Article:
The Architect will make the necessary changes by incorporating the Owner’s feedback and will continue to refine the design. This process may take several changes until the design is perfect. As well as finalising all the floor plans the Architect will complete all of the external elevations. The external elevations will also have information describing the materials and colours used. These drawings will be more detailed than the concept drawings and will include floor levels of each of the floors as well as floor finishes.
The Architect, Builder and Owner will meet to discuss materials and finishes to be used throughout the project. The selections will not be specific or final but will provide a clear direction for the project going forward. The selections will also provide the Builder with more information to be able to provide a revised cost estimate which will be more accurate than the preliminary cost estimate.
Once completed, the finalised design drawings will be submitted to the local council for preliminary planning advice. The council will prepare a brief report/summary, which will outline if there are any design issues that need to be addressed regarding compliance with the Residential Design Codes (R-Codes) or the council’s Local Planning Policy (LPP).
If there are aspects of the design that do not comply with the R-Codes or LPP, then a formal planning application will need to be prepared by the Architect and submitted to the council for a planning approval. If there are no issues that need to be addressed then no planning application is required and the project can move onto the next stage of the process (Construction Drawings & Schedules).
If a planning application is required, then the Architect will update and add more information to the finalised design drawings to address the issues outlined in the council report/summary. For example, heights of the building in relation to the natural ground level (ie on the elevations). Also the site and floor plans will have dimensions that show how far the walls of the building are from the property boundary.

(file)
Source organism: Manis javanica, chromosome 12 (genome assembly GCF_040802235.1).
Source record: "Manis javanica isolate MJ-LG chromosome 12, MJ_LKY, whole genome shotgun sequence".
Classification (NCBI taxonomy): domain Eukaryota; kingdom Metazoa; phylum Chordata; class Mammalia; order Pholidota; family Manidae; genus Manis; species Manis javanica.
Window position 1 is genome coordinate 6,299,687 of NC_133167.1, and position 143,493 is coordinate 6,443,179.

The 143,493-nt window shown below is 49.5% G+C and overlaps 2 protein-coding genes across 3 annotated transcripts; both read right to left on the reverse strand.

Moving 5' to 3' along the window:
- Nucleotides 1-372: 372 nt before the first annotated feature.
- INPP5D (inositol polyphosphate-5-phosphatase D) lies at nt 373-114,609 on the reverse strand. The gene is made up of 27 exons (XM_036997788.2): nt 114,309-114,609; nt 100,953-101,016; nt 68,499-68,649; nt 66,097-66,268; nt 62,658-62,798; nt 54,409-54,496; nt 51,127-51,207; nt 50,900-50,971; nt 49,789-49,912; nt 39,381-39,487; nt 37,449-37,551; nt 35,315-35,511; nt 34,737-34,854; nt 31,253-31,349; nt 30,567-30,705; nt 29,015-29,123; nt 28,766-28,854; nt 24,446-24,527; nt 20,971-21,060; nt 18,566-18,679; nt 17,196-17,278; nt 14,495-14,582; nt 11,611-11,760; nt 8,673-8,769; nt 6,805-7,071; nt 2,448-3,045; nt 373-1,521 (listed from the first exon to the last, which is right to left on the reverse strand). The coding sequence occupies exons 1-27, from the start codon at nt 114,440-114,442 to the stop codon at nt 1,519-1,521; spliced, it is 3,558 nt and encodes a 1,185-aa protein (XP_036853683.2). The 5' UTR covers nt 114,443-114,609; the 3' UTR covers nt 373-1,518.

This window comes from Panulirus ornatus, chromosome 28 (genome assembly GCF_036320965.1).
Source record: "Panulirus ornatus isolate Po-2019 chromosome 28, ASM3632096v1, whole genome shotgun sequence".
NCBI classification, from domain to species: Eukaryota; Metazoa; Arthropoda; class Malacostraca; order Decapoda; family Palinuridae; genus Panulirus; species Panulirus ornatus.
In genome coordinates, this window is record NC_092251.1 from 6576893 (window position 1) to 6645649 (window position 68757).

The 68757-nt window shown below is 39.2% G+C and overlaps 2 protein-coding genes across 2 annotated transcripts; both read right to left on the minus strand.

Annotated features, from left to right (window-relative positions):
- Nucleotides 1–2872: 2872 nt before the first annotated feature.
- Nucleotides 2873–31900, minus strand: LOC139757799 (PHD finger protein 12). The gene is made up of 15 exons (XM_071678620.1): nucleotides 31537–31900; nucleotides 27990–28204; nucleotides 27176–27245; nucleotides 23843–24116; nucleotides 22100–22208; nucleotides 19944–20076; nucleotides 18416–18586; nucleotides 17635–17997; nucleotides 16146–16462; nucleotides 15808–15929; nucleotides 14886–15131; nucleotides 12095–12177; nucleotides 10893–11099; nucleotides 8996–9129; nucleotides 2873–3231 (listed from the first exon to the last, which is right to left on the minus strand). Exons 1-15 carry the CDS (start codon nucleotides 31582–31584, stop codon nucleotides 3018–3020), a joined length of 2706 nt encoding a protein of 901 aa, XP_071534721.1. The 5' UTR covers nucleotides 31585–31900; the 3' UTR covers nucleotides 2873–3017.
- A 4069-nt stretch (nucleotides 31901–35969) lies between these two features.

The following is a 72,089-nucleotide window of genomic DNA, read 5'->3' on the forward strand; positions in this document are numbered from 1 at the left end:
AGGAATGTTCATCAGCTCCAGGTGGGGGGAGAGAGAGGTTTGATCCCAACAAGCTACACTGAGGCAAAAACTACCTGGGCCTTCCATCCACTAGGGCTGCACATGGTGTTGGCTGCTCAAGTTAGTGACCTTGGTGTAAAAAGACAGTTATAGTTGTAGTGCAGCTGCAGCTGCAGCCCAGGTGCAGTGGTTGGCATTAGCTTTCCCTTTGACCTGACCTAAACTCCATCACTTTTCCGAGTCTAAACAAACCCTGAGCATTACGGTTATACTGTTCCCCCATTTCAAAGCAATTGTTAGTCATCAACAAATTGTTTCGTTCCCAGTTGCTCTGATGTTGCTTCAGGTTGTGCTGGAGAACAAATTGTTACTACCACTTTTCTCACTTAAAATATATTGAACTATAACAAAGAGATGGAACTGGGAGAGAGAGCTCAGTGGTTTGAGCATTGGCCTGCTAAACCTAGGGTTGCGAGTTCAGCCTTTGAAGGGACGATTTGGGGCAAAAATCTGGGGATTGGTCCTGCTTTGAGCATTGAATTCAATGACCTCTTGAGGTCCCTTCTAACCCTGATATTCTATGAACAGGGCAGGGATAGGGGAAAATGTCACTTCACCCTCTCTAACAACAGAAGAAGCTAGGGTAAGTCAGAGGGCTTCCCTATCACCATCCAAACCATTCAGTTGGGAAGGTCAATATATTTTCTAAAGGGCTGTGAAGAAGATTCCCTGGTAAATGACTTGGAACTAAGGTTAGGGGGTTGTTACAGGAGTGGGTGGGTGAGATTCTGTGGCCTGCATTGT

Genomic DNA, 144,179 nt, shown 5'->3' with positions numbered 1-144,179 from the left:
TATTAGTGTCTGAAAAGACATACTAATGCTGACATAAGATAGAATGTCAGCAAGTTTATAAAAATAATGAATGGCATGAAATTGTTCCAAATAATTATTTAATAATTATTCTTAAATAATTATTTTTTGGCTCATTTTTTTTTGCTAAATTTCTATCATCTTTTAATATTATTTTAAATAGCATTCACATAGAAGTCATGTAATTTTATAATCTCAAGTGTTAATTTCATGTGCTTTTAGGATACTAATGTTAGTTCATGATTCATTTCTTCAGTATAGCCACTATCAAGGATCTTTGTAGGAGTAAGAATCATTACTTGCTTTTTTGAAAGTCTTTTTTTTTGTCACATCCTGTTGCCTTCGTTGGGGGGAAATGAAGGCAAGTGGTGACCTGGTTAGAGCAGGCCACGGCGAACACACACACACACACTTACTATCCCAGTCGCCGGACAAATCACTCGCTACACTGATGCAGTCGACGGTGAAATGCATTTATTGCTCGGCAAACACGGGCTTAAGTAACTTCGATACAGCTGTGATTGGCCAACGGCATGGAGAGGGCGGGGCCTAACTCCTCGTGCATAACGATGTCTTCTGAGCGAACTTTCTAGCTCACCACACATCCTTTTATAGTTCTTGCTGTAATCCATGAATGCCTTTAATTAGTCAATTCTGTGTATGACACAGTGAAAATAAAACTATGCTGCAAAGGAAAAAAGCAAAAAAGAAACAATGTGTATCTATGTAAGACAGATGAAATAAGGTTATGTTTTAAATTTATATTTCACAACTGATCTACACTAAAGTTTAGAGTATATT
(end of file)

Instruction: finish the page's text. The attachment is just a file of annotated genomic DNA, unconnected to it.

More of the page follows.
The Architect will also need to prepare a written report that justifies why the design doesn’t comply with the various regulations and codes. The report may need to be supplemented with drawings/diagrams that help with explaining the written report. The report and drawings are then submitted to the local council for planning approval.
Construction Drawings & Schedules
When the planning application has been approved or if no application is required, the Architect can commence the Construction Drawings & Schedules Stage of the process. The purpose of this stage is to prepare technical information in the form of highly detailed drawings and a specification/ schedules, so that the Builder has a clear set of instructions as to how the building is to be constructed as designed by the Architect.
The construction drawings are very detailed, complex and extensive. Most people will have difficulty in understanding these types of drawings. In addition to the drawings, a specification and schedule of all the materials, finishes, fixtures, appliances and colours is completed. Together with the drawings these documents form part of the building contract.